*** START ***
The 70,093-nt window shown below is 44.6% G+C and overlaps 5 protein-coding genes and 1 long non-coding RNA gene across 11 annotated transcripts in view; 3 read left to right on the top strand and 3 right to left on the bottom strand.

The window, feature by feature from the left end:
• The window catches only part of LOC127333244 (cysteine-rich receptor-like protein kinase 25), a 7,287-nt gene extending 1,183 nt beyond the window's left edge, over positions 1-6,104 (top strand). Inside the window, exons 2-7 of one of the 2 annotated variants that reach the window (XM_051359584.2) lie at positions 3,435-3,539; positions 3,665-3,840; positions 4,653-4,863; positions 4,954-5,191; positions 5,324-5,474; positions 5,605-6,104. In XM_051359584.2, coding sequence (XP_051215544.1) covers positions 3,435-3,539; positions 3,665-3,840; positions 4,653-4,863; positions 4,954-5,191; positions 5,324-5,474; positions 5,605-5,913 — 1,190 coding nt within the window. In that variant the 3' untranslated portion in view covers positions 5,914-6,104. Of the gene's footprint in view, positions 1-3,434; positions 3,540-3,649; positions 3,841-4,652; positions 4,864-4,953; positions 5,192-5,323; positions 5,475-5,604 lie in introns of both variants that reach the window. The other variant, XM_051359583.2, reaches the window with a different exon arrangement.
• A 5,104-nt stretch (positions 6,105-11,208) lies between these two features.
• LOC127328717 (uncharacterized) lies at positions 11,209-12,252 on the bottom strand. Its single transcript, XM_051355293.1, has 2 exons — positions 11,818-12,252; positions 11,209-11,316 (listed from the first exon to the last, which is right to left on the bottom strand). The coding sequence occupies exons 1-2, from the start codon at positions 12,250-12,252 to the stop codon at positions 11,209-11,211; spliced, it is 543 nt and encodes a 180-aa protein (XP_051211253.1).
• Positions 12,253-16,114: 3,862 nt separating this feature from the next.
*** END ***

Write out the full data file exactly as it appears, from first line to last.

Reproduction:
The 70,093-nt window shown below is 44.6% G+C and overlaps 5 protein-coding genes and 1 long non-coding RNA gene across 11 annotated transcripts in view; 3 read left to right on the top strand and 3 right to left on the bottom strand.

The window, feature by feature from the left end:
• The window catches only part of LOC127333244 (cysteine-rich receptor-like protein kinase 25), a 7,287-nt gene extending 1,183 nt beyond the window's left edge, over positions 1-6,104 (top strand). Inside the window, exons 2-7 of one of the 2 annotated variants that reach the window (XM_051359584.2) lie at positions 3,435-3,539; positions 3,665-3,840; positions 4,653-4,863; positions 4,954-5,191; positions 5,324-5,474; positions 5,605-6,104. In XM_051359584.2, coding sequence (XP_051215544.1) covers positions 3,435-3,539; positions 3,665-3,840; positions 4,653-4,863; positions 4,954-5,191; positions 5,324-5,474; positions 5,605-5,913 — 1,190 coding nt within the window. In that variant the 3' untranslated portion in view covers positions 5,914-6,104. Of the gene's footprint in view, positions 1-3,434; positions 3,540-3,649; positions 3,841-4,652; positions 4,864-4,953; positions 5,192-5,323; positions 5,475-5,604 lie in introns of both variants that reach the window. The other variant, XM_051359583.2, reaches the window with a different exon arrangement.
• A 5,104-nt stretch (positions 6,105-11,208) lies between these two features.
• LOC127328717 (uncharacterized) lies at positions 11,209-12,252 on the bottom strand. Its single transcript, XM_051355293.1, has 2 exons — positions 11,818-12,252; positions 11,209-11,316 (listed from the first exon to the last, which is right to left on the bottom strand). The coding sequence occupies exons 1-2, from the start codon at positions 12,250-12,252 to the stop codon at positions 11,209-11,211; spliced, it is 543 nt and encodes a 180-aa protein (XP_051211253.1).
• Positions 12,253-16,114: 3,862 nt separating this feature from the next.